You may have seen that the Biloxi, MS school board recently pulled Harper Lee’s classic To Kill a Mockingbird from their 8th grade required reading list. Apparently it makes some people uncomfortable. Unsaid is that it is the use of the n-word; never mind that the message of the story is one of courage and justice in the face of bigotry set in the vernacular of the day. What’s next, Gone With the Wind, and to answer my own question, yes, probably.
As a novelist, and reader, I appreciate and deliver authenticity. Lee and Margaret Mitchell pulled no punches and in their times wrote about society the way it was. Two fearless women who knew they would experience backlash from people they may have considered friends. Their stories did so much for our society, (talk about making people uncomfortable) and as time capsules allow us to see how far we’ve come.
In the hyper-sensitive society of today, can a novelist like me write novels without fear? Can I, a white Scots-Irish male, use the n-word in my novels if I wanted to? The answer is no, and while I don’t want to anyway, it is okay for hip-hop artists to use it in their songs or for African-Americans to use in everyday conversation. I’m also Catholic; am I allowed to bash the Catholic Church? Well, societies’ answer to that is yes, much of society encourages that, and it seems these days anyone can without fear, Catholic or no, and if I object that a non-Catholic is ripping my religion society tells me I’m the one with the problem.
I once had a reader ask me how I can write about an African-American character and give voice to his dialogue. Well, this character is a carrier pilot – will you grant me that I have some background in this area – who happens to be black. I served with aviators who happened to be black, or female (or Hispanic, atheist, Asian, homosexual, Jewish), and a theme of my novels is that the airplane does not care what kind of human being is flying it. This is true throughout the military…can you do the job? Nothing else matters. We bonded.
A better question some readers ask is how I can write about women, their feelings, fears, their worldviews as distinct minorities in the male-dominated culture of military aviation. This is more of a challenge, but because I’ve served alongside women, dealt with the issues, experienced the dynamic inside a military unit…I can and do write about it. Women make up roughly 15% of the force, we cannot “man” the fleet without them, but only 4% of carrier pilots are female even after the door to front-line combat units has been open for almost 25 years. They serve ably and attain high rank, all earned after decades of service. Politicians often say we need more women in combat, at all levels. Why? Will that demographic alone make us more combat effective? We’ve been in combat for most of the past 25 years and our performance is superb; I think we can say approaching flawless. Our force is diverse, but men and women in close quarters lead to real tensions, even today, let’s not kid ourselves. Or if you do not know, let me tell you.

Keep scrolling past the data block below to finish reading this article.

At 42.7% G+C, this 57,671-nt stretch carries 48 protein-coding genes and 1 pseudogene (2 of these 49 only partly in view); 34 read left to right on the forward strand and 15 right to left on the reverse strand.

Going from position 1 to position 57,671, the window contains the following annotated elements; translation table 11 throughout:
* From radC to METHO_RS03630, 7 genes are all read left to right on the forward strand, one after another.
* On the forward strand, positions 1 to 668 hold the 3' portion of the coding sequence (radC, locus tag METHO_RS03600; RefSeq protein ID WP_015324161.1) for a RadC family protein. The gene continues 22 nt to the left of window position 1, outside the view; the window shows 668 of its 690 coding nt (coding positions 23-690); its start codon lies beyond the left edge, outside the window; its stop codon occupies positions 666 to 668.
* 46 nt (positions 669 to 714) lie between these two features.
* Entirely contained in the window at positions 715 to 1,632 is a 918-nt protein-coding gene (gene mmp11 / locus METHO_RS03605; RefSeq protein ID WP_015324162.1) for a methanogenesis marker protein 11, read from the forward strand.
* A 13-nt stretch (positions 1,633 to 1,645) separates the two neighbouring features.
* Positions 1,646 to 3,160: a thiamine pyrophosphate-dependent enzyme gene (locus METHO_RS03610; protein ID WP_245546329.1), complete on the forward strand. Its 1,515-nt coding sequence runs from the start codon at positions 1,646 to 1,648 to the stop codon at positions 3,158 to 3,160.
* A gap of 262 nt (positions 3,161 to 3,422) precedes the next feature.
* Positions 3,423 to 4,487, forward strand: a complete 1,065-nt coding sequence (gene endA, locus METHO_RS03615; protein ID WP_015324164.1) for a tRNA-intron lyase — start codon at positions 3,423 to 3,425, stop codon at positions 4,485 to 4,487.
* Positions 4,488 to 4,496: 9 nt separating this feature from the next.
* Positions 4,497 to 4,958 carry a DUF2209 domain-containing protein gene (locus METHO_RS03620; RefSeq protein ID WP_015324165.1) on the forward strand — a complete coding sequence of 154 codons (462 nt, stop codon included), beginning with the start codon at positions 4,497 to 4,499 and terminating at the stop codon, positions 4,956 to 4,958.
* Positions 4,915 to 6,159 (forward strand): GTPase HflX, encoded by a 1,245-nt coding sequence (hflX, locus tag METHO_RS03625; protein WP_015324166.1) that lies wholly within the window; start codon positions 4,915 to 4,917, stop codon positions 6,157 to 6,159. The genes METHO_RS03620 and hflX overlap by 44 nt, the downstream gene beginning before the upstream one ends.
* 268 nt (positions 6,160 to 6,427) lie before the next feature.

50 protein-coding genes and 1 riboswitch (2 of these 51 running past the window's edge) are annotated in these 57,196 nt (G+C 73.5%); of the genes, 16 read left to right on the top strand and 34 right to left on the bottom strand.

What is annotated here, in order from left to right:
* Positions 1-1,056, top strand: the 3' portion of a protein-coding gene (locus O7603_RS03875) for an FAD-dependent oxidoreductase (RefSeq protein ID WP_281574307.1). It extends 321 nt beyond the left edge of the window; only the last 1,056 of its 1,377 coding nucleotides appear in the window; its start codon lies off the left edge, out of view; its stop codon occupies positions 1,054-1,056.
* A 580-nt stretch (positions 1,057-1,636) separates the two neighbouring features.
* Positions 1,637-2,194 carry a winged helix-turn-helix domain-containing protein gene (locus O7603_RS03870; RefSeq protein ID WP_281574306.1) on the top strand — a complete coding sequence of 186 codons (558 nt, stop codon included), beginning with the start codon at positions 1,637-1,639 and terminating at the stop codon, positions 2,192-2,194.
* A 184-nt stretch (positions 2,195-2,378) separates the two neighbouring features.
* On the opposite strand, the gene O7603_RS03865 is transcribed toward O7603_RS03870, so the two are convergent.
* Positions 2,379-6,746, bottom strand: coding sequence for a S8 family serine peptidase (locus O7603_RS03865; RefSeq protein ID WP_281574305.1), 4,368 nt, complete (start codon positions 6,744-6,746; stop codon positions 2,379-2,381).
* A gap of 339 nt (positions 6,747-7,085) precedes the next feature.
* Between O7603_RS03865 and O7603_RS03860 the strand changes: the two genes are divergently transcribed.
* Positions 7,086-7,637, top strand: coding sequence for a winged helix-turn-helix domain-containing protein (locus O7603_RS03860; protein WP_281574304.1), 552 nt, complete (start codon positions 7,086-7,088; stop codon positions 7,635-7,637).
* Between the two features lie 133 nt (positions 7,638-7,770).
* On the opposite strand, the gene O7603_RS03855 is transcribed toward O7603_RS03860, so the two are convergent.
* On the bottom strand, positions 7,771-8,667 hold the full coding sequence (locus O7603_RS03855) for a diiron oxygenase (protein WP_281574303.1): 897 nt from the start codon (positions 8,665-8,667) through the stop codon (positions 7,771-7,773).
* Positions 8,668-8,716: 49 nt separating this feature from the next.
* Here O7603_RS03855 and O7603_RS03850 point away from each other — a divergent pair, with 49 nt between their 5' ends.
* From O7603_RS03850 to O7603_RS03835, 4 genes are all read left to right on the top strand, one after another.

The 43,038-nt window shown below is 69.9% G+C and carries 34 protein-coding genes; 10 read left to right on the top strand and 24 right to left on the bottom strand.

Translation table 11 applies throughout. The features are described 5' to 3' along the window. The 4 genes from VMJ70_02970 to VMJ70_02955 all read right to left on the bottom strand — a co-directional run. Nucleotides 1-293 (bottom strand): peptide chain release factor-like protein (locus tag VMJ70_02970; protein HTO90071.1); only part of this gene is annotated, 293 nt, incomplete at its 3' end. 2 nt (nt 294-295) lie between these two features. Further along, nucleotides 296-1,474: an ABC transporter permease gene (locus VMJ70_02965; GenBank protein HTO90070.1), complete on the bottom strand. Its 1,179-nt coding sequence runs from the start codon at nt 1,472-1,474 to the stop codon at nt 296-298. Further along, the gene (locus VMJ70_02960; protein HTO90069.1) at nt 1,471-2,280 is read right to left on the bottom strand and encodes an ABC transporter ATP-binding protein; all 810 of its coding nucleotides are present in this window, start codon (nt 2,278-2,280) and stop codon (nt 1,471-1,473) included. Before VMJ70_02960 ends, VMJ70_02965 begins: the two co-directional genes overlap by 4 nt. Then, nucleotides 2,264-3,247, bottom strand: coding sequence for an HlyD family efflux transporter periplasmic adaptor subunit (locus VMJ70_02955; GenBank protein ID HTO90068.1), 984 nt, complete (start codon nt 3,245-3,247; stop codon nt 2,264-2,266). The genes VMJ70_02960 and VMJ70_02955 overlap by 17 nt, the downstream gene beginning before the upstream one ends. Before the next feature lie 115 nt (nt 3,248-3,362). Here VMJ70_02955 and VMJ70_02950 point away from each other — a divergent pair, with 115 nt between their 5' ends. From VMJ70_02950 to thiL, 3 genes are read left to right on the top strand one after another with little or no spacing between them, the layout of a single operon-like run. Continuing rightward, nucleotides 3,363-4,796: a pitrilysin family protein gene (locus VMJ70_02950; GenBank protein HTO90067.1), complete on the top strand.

I do not advocate turning back the clock – we couldn’t operate without women – but I do not think we need to push women into infantry and special forces. Convince me, a retired officer, that unit combat effectiveness will be increased.
Know who would ban my novels given half a chance? Some politically correct precincts of the Navy, and retired senior officers have conveyed this to me. While my novels are of strong men (Flip and Cajun) and women (Olive and Annie) at sea and in the air, I too pull no punches and write also of the tensions, racial and sexual, of human beings working under pressure with the fears and uncertainties found in warfare. I write of teamwork and camaraderie, of love of country and honor and accomplishment but also about political miscalculations and bad behavior, sometimes personal and sometimes institutional. I write of personal redemption while holding a mirror to our society (especially in Declared Hostile). The Navy (military) is a force for good in our world and I was privileged to serve with many great people but we were still people, flawed and prone to mistakes if we didn’t pay attention. I made plenty, and that I convey the human side of today’s military to fascinated readers who do not have a background helps them better understand the 1% who serve today. Would the Navy support the making of the movie TOP GUN the way it was made, today? I’m not sure. (I hear talk of TOP GUN II. Raven One would be the perfect vehicle. You be the judge.)
One can tell that Harper Lee and Margaret Mitchell loved the South, but were not so blinded they could not shed light on injustice where they saw it. Lee had more of an agenda, and Mitchell wrote of how things were amid the shocking and amusing schemes of selfish yet strong Scarlett. In their remarkable masterpieces, both gave voice to strong male and minority characters. Both knew we readers were smart enough to make our own conclusions, to be entertained, and to reflect. They faced backlash. Today’s novelists, in our overheated times, must not be afraid either. You readers are smart enough.
And if you have an 8th grader, buy him or her a copy of To Kill a Mockingbird. Getting them to put down the video game to read it?…can’t help you there!